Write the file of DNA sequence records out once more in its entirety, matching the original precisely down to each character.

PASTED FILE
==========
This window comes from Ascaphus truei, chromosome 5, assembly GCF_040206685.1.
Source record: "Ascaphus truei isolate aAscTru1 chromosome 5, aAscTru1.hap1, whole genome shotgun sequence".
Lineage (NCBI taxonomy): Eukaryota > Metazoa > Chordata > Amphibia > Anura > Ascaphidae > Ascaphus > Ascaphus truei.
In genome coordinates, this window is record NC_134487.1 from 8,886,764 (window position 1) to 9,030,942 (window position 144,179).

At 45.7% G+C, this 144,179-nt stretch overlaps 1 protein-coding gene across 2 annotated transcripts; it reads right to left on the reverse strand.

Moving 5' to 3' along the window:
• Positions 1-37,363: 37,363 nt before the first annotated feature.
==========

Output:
This window comes from Ascaphus truei, chromosome 5, assembly GCF_040206685.1.
Source record: "Ascaphus truei isolate aAscTru1 chromosome 5, aAscTru1.hap1, whole genome shotgun sequence".
Lineage (NCBI taxonomy): Eukaryota > Metazoa > Chordata > Amphibia > Anura > Ascaphidae > Ascaphus > Ascaphus truei.
In genome coordinates, this window is record NC_134487.1 from 8,886,764 (window position 1) to 9,030,942 (window position 144,179).

At 45.7% G+C, this 144,179-nt stretch overlaps 1 protein-coding gene across 2 annotated transcripts; it reads right to left on the reverse strand.

Moving 5' to 3' along the window:
• Positions 1-37,363: 37,363 nt before the first annotated feature.